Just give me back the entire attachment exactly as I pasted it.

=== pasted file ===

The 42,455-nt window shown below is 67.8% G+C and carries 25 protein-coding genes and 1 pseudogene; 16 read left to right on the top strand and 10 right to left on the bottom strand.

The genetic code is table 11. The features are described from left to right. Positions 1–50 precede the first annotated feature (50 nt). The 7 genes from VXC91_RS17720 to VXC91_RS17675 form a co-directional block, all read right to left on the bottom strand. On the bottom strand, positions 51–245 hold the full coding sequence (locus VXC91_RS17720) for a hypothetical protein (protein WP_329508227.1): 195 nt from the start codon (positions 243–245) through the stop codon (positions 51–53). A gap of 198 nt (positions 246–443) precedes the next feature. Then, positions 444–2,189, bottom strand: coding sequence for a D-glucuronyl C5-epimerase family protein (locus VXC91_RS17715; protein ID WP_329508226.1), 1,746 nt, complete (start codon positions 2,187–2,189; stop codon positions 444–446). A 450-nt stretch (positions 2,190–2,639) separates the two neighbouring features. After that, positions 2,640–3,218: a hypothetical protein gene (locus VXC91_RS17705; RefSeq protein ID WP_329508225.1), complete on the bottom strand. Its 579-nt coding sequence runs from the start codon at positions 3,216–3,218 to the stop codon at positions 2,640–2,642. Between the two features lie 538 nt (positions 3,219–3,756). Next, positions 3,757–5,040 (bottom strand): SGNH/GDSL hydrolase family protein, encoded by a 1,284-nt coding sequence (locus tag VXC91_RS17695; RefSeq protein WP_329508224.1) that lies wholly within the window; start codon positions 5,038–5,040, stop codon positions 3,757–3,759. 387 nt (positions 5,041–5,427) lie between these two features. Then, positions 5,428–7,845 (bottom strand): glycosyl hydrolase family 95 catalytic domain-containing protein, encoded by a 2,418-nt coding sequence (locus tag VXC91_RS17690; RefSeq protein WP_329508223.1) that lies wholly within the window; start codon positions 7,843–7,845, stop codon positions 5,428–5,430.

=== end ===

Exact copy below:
The 42,455-nt window shown below is 67.8% G+C and carries 25 protein-coding genes and 1 pseudogene; 16 read left to right on the top strand and 10 right to left on the bottom strand.

The genetic code is table 11. The features are described from left to right. Positions 1–50 precede the first annotated feature (50 nt). The 7 genes from VXC91_RS17720 to VXC91_RS17675 form a co-directional block, all read right to left on the bottom strand. On the bottom strand, positions 51–245 hold the full coding sequence (locus VXC91_RS17720) for a hypothetical protein (protein WP_329508227.1): 195 nt from the start codon (positions 243–245) through the stop codon (positions 51–53). A gap of 198 nt (positions 246–443) precedes the next feature. Then, positions 444–2,189, bottom strand: coding sequence for a D-glucuronyl C5-epimerase family protein (locus VXC91_RS17715; protein ID WP_329508226.1), 1,746 nt, complete (start codon positions 2,187–2,189; stop codon positions 444–446). A 450-nt stretch (positions 2,190–2,639) separates the two neighbouring features. After that, positions 2,640–3,218: a hypothetical protein gene (locus VXC91_RS17705; RefSeq protein ID WP_329508225.1), complete on the bottom strand. Its 579-nt coding sequence runs from the start codon at positions 3,216–3,218 to the stop codon at positions 2,640–2,642. Between the two features lie 538 nt (positions 3,219–3,756). Next, positions 3,757–5,040 (bottom strand): SGNH/GDSL hydrolase family protein, encoded by a 1,284-nt coding sequence (locus tag VXC91_RS17695; RefSeq protein WP_329508224.1) that lies wholly within the window; start codon positions 5,038–5,040, stop codon positions 3,757–3,759. 387 nt (positions 5,041–5,427) lie between these two features. Then, positions 5,428–7,845 (bottom strand): glycosyl hydrolase family 95 catalytic domain-containing protein, encoded by a 2,418-nt coding sequence (locus tag VXC91_RS17690; RefSeq protein WP_329508223.1) that lies wholly within the window; start codon positions 7,843–7,845, stop codon positions 5,428–5,430.